To make trade more effective, the concept of commodity money evolved. A single type of asset that was portable, divisible, and non-perishable would be chosen and used to trade for other goods and services at an agreed-upon exchange rate.

Thus, the key difference between barter and commodity money is that commodity money uses a single recognized unit of exchange to purchase goods or services.

Two Other Primary Types of Money – Representative and Fiat Money

To reiterate, commodity money is money that has intrinsic value due to the commodity of which it is made. But there are also two other primary categories of money:

  • Representative money – representative money is when the value of the money is backed by an underlying commodity that has intrinsic value and where the unit of money can be exchanged for the underlying commodity via a formal process, but where the unit of money has no intrinsic value itself. In other words, paper money that is backed by gold and can be exchanged for that gold at a fixed rate is representative money. So a paper bill represents (and can be exchanged for) the equivalent value of the gold that backs it. While the US was under the gold standard, the USD was a form of representative money.
  • Fiat money – Fiat money is a form of money that has no intrinsic value and is not backed by a commodity, i.e., it does not represent the equivalent value of an underlying commodity. The value of fiat money is backed by the government that issues it and is accepted as a form of payment because there is an agreement on how much a specific currency is worth. Almost all modern currencies, from the Chinese yuan to the Brazilian real, are considered fiat money.

To simplify, commodity money is made from a physical commodity and has intrinsic value, representative money has no intrinsic value but represents a commodity that has intrinsic value and can be redeemed for it, while fiat currency has no intrinsic value and does not represent a commodity but is given value as a unit of exchange by the institution that issues it.

Examples of Use of Commodity Money

The most common example of commodity money throughout history is the use of metal coins, like gold, silver, or copper. Silver coins based on the Spanish dollar are likely the best example of commodity money in the Americas.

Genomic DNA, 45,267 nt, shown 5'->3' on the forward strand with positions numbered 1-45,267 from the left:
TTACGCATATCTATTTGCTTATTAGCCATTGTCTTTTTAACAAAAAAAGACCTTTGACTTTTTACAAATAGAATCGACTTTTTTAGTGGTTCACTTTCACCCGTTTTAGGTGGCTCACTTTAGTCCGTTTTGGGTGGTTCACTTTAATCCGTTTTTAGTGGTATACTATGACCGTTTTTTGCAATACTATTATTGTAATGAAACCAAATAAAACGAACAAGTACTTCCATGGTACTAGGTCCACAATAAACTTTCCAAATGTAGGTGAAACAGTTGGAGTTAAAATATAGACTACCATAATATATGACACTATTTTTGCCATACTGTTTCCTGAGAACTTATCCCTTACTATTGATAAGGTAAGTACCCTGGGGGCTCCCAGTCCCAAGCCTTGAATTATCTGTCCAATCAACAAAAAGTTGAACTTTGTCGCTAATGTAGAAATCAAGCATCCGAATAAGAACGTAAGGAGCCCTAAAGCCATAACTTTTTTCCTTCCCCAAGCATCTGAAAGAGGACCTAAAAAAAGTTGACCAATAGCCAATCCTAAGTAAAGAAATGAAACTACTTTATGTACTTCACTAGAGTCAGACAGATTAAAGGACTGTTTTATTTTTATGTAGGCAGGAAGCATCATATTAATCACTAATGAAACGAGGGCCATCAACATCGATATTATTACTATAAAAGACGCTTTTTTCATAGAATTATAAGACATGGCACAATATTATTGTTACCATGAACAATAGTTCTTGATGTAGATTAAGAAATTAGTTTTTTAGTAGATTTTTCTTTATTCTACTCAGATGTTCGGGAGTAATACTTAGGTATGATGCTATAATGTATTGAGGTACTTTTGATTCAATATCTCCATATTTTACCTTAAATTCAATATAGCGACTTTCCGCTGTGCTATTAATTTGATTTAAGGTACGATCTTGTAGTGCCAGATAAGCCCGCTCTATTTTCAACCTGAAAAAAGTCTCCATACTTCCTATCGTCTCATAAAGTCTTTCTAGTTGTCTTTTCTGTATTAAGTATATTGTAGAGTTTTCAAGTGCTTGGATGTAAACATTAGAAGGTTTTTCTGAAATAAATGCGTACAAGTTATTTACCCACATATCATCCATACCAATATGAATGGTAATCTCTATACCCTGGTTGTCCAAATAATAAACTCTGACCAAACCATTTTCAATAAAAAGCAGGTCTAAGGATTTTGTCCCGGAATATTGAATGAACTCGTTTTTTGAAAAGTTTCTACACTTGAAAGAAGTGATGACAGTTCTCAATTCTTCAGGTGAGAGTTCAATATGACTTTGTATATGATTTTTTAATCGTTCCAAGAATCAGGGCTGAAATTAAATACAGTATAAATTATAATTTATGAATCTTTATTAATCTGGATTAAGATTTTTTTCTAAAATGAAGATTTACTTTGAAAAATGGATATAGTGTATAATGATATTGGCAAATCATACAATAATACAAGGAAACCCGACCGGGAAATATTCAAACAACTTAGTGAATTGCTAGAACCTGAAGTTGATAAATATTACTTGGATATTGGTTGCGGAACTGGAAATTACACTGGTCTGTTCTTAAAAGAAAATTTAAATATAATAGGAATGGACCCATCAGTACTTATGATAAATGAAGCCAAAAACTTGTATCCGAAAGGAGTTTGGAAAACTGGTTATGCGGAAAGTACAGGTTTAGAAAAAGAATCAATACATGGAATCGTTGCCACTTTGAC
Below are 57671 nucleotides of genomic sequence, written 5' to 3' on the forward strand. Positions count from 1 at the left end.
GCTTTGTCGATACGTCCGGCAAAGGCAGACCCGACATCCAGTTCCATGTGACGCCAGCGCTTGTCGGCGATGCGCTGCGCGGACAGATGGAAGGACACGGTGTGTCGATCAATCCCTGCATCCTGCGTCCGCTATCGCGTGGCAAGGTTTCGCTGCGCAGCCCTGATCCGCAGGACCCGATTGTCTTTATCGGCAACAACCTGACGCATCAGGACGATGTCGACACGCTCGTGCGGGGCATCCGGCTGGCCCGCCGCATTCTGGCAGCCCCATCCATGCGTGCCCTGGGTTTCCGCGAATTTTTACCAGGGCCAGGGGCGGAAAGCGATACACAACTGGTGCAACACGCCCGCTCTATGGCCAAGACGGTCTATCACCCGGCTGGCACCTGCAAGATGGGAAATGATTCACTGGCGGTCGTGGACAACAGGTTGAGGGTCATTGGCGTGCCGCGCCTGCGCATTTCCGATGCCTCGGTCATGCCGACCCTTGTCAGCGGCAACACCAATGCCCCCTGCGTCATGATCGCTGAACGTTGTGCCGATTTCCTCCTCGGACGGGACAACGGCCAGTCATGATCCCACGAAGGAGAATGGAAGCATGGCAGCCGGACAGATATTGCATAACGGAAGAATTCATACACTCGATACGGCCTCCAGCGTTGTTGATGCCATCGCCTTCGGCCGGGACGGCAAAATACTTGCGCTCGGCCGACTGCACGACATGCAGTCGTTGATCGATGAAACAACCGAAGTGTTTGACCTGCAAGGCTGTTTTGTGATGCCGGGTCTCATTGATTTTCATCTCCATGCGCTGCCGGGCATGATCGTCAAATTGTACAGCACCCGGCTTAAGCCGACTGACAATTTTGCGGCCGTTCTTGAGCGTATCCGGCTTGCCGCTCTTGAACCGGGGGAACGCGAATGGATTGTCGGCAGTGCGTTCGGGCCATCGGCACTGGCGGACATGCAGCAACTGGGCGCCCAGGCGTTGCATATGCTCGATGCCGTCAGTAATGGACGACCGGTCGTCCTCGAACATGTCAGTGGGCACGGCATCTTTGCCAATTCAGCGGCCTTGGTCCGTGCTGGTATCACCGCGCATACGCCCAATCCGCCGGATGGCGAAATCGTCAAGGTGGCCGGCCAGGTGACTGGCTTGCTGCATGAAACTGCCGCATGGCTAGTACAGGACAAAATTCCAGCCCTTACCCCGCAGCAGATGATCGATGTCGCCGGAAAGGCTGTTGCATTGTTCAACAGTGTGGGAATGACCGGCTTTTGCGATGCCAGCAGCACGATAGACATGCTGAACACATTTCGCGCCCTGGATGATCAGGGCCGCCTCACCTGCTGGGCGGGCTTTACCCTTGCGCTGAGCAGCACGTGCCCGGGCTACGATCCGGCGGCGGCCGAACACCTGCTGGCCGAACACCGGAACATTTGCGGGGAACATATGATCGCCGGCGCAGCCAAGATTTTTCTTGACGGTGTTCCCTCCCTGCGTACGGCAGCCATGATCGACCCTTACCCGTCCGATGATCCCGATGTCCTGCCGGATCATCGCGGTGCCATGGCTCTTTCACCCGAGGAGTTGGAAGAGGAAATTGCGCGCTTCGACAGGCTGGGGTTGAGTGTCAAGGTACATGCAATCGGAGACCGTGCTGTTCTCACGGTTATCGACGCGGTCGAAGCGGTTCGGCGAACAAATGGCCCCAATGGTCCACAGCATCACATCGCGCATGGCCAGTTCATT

But that is far from the only example of the use of commodity money. For instance, beaver pelts were the main unit of exchange in the area around Hudson’s Bay in Canada for fur traders in the 18th century.

This system came about because the First Nations were not interested in exchanging goods for precious-metal coins, so they needed to find another medium of exchange – the beaver pelts. They even had an exchange rate set up, e.g., 5 pounds of sugar were worth 1 beaver pelt while 1 gun cost 12 beaver pelts.

Eventually, even that commodity money system evolved. For convenience, Hudson Bay post managers started issuing stamped copper or brass tokens in different sizes – these were called made beaver coins. The largest token represented the pelt of one adult male beaver in good condition. The smaller tokens represented smaller pelts. Thus, the commodity money system of the fur traders evolved into a combined commodity and representative money system over time.

In modern times, it may seem like commodity money is a historical occurrence, given that almost all countries use representative or, more commonly, fiat money. But that is not the case – commodity money can exist alongside other money categories.

Cigarettes are a common form of commodity money when other types of currency are prohibited. For example, they were often used in prisons in the US as a unit of exchange before smoking was banned in prison in the early 2000s.

While the line where a commodity becomes a currency can be debated, generally speaking, whenever a single commodity is recognized by a population as a unit of exchange for goods or services, it can be considered commodity money. Source


Wednesday, June 5, 2024

Die Making at the U.S. Mint

 

This B-Roll begins with the process of making "hubs," which is done by CNC (computer numerically controlled) machines using cutting tools. Once a master hub is machined, the Mint uses it to create dies, which have negative images of the coin's front or back, and will be used to strike the coin. Coin presses use 35-100 tons of pressure (depending on denomination of the coin) to leave the final impression on the coin.
Once the Secretary of the Treasury approves a design, U.S. Mint medallic artists turn the line drawing into a sculpted piece of art using clay, plaster, or digital software. A machine engraves the design onto a steel hub, which shows the positive image the way the artist created it. The Mint transfers the image between several generations of hubs and dies in order to create the working dies that actually strike the coins. Dies are like a photo negative, displaying the design in reverse. When the dies stamp the coins or medals, the positive image transfers onto the blank.